OpenHeritage and the University of Ghent organise a Policy Conference that will zoom in on “Bottom-up driven adaptive heritage reuse: policies and practices”. The one-day event will focus on providing a multi-faceted understanding of different policies that can support bottom-up initiatives in pursuing adaptive reuse processes. It will introduce and provide a framework for discussion in various aspects of policy provisions, concentrating on the topics of inclusive business models, partnership options and the economic role of SMEs in this process. Additionally, leveraging the learning of OpenHeritage, it will provide input for EU and national policy makers about the opportunities in policymaking.


The event will take place in Ghent, with the possibility to join online. Check out the event’s agenda (External link)!

The conference will kick off with a session “Changing heritage governance” focusing on locally-driven heritage management and new governance mechanisms. The discussion will summarize the main vehicles of change and the mechanisms behind them.

We will then continue with the panel discussion “Understanding each other: Municipalities and bottom-up initiatives. Showcasing ways of cooperation” with city representatives from Ghent, Lison and Rome and bottom-up initiatives from the UK, Spain, and Belgium. The panellists will talk about different collaboration opportunities that can result in mutual benefits. The discussion will be facilitated by Levente Polyák and Daniella Patti from Eutropian (External link). The discussion will be followed by a practical workshop on “Inclusive business models for adaptive reuse” organised by Rolf Novy Huy from Stiftung Trias (External link) and Joep de Roo from Eurodite (External link). During the session we will try to find answers for the questions: How inclusiveness can be carried out in practice? And what kind of implications does it have for the community?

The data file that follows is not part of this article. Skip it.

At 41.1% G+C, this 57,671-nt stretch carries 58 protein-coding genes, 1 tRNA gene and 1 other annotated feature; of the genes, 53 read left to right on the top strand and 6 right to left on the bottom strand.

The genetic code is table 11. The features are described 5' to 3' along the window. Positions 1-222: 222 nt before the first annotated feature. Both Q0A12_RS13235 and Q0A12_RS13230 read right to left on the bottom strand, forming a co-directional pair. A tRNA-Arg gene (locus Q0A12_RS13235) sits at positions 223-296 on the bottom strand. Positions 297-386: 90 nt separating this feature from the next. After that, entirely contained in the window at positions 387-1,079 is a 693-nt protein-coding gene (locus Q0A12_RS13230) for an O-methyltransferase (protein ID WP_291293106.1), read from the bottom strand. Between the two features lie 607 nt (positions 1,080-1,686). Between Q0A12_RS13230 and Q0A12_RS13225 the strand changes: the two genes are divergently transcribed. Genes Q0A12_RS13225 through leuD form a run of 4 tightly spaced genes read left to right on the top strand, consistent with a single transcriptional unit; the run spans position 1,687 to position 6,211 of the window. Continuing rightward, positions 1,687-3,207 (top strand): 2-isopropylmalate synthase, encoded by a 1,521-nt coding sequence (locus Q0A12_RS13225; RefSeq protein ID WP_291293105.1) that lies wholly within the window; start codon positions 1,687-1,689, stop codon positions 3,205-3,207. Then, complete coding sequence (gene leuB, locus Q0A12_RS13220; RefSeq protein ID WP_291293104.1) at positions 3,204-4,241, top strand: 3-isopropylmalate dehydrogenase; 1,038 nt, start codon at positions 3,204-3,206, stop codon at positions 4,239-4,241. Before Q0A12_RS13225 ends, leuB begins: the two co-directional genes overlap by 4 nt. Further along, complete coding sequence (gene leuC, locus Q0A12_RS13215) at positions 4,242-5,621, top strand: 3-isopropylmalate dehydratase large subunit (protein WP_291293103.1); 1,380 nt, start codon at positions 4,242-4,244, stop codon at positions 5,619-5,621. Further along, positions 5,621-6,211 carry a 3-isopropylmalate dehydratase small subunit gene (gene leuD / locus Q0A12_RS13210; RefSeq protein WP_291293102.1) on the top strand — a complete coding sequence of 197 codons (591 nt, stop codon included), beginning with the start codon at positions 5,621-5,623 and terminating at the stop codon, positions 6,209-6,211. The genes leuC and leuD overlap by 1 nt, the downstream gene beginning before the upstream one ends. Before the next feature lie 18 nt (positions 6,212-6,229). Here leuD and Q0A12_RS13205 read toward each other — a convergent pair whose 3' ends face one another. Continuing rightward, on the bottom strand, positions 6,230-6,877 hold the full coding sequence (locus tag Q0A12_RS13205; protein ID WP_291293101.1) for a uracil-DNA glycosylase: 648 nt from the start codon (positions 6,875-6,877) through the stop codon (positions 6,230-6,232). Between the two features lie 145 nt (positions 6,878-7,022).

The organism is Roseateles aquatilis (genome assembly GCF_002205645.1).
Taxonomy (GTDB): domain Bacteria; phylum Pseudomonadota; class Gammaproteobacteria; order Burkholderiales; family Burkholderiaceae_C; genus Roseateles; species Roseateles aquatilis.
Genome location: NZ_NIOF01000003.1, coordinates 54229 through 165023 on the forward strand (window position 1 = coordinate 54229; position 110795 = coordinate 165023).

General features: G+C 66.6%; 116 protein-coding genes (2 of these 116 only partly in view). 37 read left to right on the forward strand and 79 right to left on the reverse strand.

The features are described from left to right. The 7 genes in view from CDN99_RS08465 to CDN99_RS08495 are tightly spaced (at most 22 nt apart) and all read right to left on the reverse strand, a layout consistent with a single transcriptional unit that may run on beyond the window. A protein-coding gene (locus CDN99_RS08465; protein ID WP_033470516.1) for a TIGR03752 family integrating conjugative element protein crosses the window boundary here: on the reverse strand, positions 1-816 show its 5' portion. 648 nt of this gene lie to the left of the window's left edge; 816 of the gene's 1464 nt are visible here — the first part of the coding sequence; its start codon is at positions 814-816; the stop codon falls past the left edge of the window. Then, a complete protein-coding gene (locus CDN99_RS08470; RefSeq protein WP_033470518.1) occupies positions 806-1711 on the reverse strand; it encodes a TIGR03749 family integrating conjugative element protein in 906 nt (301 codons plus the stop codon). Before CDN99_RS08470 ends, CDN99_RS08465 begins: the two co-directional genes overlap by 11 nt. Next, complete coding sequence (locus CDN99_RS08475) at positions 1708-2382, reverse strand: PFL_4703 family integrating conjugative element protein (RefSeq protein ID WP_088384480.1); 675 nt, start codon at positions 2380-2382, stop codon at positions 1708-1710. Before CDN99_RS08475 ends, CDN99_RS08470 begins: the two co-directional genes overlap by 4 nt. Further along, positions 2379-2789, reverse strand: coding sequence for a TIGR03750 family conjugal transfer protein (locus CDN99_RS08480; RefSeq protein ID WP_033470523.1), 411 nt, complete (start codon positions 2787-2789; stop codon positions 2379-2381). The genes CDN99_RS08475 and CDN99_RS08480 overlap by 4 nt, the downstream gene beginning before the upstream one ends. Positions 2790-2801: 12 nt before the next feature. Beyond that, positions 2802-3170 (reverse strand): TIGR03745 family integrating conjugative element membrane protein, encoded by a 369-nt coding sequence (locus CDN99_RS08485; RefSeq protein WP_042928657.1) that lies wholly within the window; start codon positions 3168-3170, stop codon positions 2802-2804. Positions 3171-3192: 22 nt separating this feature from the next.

Afterwards participants will be invited to select and participate in one of the two parallel workshops:

The first workshop will focus on understanding the “nuts and bolts” of cooperation between partnerships of various institutional degrees. Can they be operational, are there small tricks to employ or traps to avoid? Drawing on Urbact’s REFILL (External link) experience as well the work of ACT (External link) in Rome and the Pomáz heritage site (External link) in Hungary, a discussion and exchange of ideas is foreseen, involving all participants. The second workshop will analyse the possible roles SMEs can have in supporting/accelerating adaptive heritage reuse processes. It will do so through enlarging the usual economic perspective, putting the circular economy and environmental principles into the centre of attention. The panellists are Pietro Elisei (Urbasofia (External link)), Miss Miyagi Placemaking, and the Praga Lab in Warsaw. (External link). The final agenda point of the OpenHeritage Policy Conference will be the “Policy reflection – policy implications on an EU and national level” which will bring together the EU policy officers and the regional experts like the representative from the Flanders Heritage Agency (External link). The panel will focus on the EU level, and flesh out futures and concrete applications and implementations for the OpenHeritage experiences and learnings in the context of EU funding, programmes, and policies. The session will be moderated by Loes Velpaus from Newcastle University (External link).

To register and read about the agenda, please visit the website of OpenHeritage.